I gradually got to the front of the queue at the VFS Global office in London. On entering, you walk through a scanner and to the front text. Honestly, I have no idea why they have a scanner. Maybe it’s for authenticity, or maybe just a prop. Either way, everyone just walked through. No checks, no beeps, and no searches.
The front desk was manned by two people. I presented a confirmation of my appointment and my passport. And, just like the deli counter, I was presented with a small slip with my appointment number on it. Directed downstairs and told to wait to be called in turn.
On arriving in the basement, there are rows of chairs facing seven cubicles. Around fifty chairs, with maybe ten free. We weren’t quite at the point of having to play musical chairs.
To the side of the cubicles is an area with several computer screens and a printer. A few people were frantically trying to print information out. I guess paperwork they had forgotten or extra information they need to provide me. Being in the basement, there is no mobile signal. But that didn’t stop people from waving their phones around to try to obtain a signal.
Tucked in one corner is a machine where you can purchase the travel insurance you required. But on the day I visited, there was a sign advising the machine was not working. It looked like the sign had been there for a while, so don’t rely on getting your insurance at the VFS office. Fortunately, I had my insurance sorted.
Forty minutes later, my number was called. I was called to cubicle two. My application handler was Signa, who is originally from Albania. Interesting name. After a quick search, it appears that Signa means “victory”. Let’s hope it’s a good sign!
Pleasantries over, and it’s down to submitting all the documents for my application. I’ve detailed below all the documents I provided. Just as a reminder, I am no expert, this is the approach I have taken. Only time will tell whether it’s the right approach.
- Official form – I completed this ahead of the appointment. I was confident that I had completed it correctly. Yep. The form was completed correctly.
- Passport – I handed over my passport along with two colour copies. The passport was checked, and one of the copies was handed back.
- Two passport photos – I had to print my full name and date of birth on the reverse of one of the photos. The other one was added to the application form.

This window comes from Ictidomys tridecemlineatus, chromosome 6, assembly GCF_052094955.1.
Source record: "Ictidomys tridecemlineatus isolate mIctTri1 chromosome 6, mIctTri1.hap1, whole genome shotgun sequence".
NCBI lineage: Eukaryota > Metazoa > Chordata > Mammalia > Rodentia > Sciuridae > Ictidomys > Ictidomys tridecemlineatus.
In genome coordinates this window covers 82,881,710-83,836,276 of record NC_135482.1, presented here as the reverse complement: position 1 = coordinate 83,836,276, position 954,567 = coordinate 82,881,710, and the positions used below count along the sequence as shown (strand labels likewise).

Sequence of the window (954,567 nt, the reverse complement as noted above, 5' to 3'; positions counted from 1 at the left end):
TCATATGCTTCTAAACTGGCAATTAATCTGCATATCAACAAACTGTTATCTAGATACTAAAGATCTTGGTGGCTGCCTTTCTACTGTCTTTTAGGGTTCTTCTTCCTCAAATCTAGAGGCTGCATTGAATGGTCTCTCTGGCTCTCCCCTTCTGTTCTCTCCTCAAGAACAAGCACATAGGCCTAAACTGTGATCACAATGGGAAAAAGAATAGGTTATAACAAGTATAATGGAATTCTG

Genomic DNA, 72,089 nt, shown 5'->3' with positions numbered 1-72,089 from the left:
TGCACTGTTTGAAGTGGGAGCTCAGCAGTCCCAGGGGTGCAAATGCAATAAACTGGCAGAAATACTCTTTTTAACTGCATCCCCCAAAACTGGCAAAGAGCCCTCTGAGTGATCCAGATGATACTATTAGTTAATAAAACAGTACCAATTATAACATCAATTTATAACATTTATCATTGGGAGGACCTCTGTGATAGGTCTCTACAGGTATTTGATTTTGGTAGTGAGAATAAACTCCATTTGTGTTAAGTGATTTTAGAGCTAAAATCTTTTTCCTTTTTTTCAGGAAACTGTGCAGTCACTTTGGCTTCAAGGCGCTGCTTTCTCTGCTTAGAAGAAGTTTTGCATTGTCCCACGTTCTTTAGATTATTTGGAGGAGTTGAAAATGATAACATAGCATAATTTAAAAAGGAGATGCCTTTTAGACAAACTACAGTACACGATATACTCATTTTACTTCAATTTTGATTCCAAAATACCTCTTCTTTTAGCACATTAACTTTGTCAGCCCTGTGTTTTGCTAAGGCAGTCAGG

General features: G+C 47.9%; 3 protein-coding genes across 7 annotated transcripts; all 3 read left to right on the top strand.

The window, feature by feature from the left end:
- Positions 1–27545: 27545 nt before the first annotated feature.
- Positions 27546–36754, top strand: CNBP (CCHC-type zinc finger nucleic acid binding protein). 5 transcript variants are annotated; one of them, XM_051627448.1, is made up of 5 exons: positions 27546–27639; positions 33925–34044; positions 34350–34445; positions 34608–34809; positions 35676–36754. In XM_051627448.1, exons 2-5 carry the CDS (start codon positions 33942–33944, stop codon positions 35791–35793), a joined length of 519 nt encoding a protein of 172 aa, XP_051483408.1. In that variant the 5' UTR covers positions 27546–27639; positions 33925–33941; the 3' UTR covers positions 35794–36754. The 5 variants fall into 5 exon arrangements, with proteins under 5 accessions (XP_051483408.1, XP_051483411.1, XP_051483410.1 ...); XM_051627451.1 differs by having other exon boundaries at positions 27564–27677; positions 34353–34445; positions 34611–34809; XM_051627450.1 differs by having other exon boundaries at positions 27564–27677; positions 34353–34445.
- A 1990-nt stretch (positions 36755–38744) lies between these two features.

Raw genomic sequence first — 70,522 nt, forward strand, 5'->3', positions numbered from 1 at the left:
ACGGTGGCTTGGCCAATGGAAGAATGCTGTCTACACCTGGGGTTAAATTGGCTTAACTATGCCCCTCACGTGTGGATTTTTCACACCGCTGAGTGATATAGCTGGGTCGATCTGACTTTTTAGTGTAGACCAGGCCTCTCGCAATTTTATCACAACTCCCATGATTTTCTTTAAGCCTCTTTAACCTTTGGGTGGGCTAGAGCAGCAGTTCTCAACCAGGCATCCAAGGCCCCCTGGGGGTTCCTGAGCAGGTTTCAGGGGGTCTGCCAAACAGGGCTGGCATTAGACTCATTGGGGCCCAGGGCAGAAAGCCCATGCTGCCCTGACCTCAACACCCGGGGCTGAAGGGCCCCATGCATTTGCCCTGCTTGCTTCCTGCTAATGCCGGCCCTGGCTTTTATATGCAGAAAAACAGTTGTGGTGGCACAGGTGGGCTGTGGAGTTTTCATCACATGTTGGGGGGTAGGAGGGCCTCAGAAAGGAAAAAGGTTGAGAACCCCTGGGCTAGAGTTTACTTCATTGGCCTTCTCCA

- NIF certificate – Both sides of my NIF certificate were presented.
- Criminal record for UK – this was the original ACRO certificate.
- Request for criminal record by SEF – I provided the authority for SEF to undertake a criminal record check in Portugal
- Summary of financial accounts – I prepared a full summary of all my accounts on a separate document. This detailed each account and the balance as per the statement I was providing. This summary is not required, but it was very welcomed and enabled Signa to cross-check all of my accounts.
- Portuguese bank account – I only provided one bank statement, including all the transactions on the account, since I opened the account six months ago. I have double the minimum amount required in my account.
- UK bank account – I presented six months of bank statements for both my main UK account and a secondary account. Only the last three months were required for both accounts, and I was handed back the earlier accounts.
- Wise account – I provided a statement from my Wise account which I hold a small amount in both GBP and Euros.
- UK Savings accounts – I provided the annual statement of my UK savings account. I do not believe this is a requirement although it provided evidence of being able to financially support myself for the duration of the visa.
- Evidence of pensions – I also provided the annual statement of my private pensions. I am not of pensionable age, and it will be at least five years before I draw on this although as my savings accounts, it is evidence of my financial position.
- Tax certificate – I provided my latest P60.
- Payslips – Signa requested my payslips and employment contract. I provided payslips for the last six months. However, as I will not be continuing this employment when I move to Portugal, I did not provide my employment contract.